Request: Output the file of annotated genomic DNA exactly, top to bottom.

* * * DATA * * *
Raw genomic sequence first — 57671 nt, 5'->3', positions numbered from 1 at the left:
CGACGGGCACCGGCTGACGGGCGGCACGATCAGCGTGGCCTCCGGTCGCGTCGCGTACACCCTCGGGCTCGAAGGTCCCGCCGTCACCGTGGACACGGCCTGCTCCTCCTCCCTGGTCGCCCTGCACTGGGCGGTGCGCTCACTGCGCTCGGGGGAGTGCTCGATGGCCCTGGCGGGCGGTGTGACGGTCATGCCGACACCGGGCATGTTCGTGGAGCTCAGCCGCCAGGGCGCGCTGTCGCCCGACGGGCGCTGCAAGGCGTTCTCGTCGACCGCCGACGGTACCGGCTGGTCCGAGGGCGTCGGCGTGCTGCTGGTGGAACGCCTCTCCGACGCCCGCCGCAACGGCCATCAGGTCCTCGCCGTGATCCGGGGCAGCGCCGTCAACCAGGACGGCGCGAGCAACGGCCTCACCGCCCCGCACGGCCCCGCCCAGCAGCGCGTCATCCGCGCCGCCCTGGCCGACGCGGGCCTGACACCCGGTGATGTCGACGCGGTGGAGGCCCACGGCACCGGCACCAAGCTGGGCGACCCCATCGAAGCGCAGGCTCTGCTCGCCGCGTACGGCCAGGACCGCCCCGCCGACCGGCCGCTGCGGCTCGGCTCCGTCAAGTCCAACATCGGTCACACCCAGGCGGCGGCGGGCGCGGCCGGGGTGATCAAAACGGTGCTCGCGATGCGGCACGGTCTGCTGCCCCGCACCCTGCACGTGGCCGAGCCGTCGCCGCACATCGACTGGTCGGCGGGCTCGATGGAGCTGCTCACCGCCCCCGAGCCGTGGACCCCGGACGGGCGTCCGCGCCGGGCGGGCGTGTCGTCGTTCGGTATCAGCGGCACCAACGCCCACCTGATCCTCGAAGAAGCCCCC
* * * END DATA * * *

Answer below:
Raw genomic sequence first — 57671 nt, 5'->3', positions numbered from 1 at the left:
CGACGGGCACCGGCTGACGGGCGGCACGATCAGCGTGGCCTCCGGTCGCGTCGCGTACACCCTCGGGCTCGAAGGTCCCGCCGTCACCGTGGACACGGCCTGCTCCTCCTCCCTGGTCGCCCTGCACTGGGCGGTGCGCTCACTGCGCTCGGGGGAGTGCTCGATGGCCCTGGCGGGCGGTGTGACGGTCATGCCGACACCGGGCATGTTCGTGGAGCTCAGCCGCCAGGGCGCGCTGTCGCCCGACGGGCGCTGCAAGGCGTTCTCGTCGACCGCCGACGGTACCGGCTGGTCCGAGGGCGTCGGCGTGCTGCTGGTGGAACGCCTCTCCGACGCCCGCCGCAACGGCCATCAGGTCCTCGCCGTGATCCGGGGCAGCGCCGTCAACCAGGACGGCGCGAGCAACGGCCTCACCGCCCCGCACGGCCCCGCCCAGCAGCGCGTCATCCGCGCCGCCCTGGCCGACGCGGGCCTGACACCCGGTGATGTCGACGCGGTGGAGGCCCACGGCACCGGCACCAAGCTGGGCGACCCCATCGAAGCGCAGGCTCTGCTCGCCGCGTACGGCCAGGACCGCCCCGCCGACCGGCCGCTGCGGCTCGGCTCCGTCAAGTCCAACATCGGTCACACCCAGGCGGCGGCGGGCGCGGCCGGGGTGATCAAAACGGTGCTCGCGATGCGGCACGGTCTGCTGCCCCGCACCCTGCACGTGGCCGAGCCGTCGCCGCACATCGACTGGTCGGCGGGCTCGATGGAGCTGCTCACCGCCCCCGAGCCGTGGACCCCGGACGGGCGTCCGCGCCGGGCGGGCGTGTCGTCGTTCGGTATCAGCGGCACCAACGCCCACCTGATCCTCGAAGAAGCCCCC